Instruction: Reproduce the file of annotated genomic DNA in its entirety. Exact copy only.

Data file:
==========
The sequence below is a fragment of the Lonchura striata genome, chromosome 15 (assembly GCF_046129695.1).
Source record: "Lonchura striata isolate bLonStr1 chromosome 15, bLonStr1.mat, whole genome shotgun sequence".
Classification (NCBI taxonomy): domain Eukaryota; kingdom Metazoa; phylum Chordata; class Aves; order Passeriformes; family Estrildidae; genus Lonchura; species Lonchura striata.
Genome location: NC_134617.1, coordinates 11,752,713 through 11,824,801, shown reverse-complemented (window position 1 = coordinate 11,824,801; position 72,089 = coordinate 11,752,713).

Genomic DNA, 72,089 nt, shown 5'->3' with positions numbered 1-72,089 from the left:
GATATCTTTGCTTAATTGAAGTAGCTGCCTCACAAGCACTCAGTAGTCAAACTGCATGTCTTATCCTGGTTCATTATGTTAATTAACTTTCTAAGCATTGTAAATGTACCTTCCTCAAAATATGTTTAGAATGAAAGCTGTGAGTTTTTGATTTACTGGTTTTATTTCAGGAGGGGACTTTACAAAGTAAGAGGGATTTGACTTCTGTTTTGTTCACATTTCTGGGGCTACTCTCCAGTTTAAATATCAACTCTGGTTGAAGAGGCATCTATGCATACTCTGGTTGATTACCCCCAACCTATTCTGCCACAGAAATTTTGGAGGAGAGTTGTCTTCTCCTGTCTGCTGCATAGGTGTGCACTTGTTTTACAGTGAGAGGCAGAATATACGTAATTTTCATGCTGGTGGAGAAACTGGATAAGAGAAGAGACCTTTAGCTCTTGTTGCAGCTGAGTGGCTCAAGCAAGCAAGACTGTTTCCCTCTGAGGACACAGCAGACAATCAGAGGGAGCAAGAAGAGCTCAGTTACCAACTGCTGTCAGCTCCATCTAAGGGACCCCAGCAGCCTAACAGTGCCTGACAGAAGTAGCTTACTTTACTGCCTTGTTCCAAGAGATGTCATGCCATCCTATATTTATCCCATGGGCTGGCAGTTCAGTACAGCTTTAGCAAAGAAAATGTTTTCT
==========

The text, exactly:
The sequence below is a fragment of the Lonchura striata genome, chromosome 15 (assembly GCF_046129695.1).
Source record: "Lonchura striata isolate bLonStr1 chromosome 15, bLonStr1.mat, whole genome shotgun sequence".
Classification (NCBI taxonomy): domain Eukaryota; kingdom Metazoa; phylum Chordata; class Aves; order Passeriformes; family Estrildidae; genus Lonchura; species Lonchura striata.
Genome location: NC_134617.1, coordinates 11,752,713 through 11,824,801, shown reverse-complemented (window position 1 = coordinate 11,824,801; position 72,089 = coordinate 11,752,713).

Genomic DNA, 72,089 nt, shown 5'->3' with positions numbered 1-72,089 from the left:
GATATCTTTGCTTAATTGAAGTAGCTGCCTCACAAGCACTCAGTAGTCAAACTGCATGTCTTATCCTGGTTCATTATGTTAATTAACTTTCTAAGCATTGTAAATGTACCTTCCTCAAAATATGTTTAGAATGAAAGCTGTGAGTTTTTGATTTACTGGTTTTATTTCAGGAGGGGACTTTACAAAGTAAGAGGGATTTGACTTCTGTTTTGTTCACATTTCTGGGGCTACTCTCCAGTTTAAATATCAACTCTGGTTGAAGAGGCATCTATGCATACTCTGGTTGATTACCCCCAACCTATTCTGCCACAGAAATTTTGGAGGAGAGTTGTCTTCTCCTGTCTGCTGCATAGGTGTGCACTTGTTTTACAGTGAGAGGCAGAATATACGTAATTTTCATGCTGGTGGAGAAACTGGATAAGAGAAGAGACCTTTAGCTCTTGTTGCAGCTGAGTGGCTCAAGCAAGCAAGACTGTTTCCCTCTGAGGACACAGCAGACAATCAGAGGGAGCAAGAAGAGCTCAGTTACCAACTGCTGTCAGCTCCATCTAAGGGACCCCAGCAGCCTAACAGTGCCTGACAGAAGTAGCTTACTTTACTGCCTTGTTCCAAGAGATGTCATGCCATCCTATATTTATCCCATGGGCTGGCAGTTCAGTACAGCTTTAGCAAAGAAAATGTTTTCT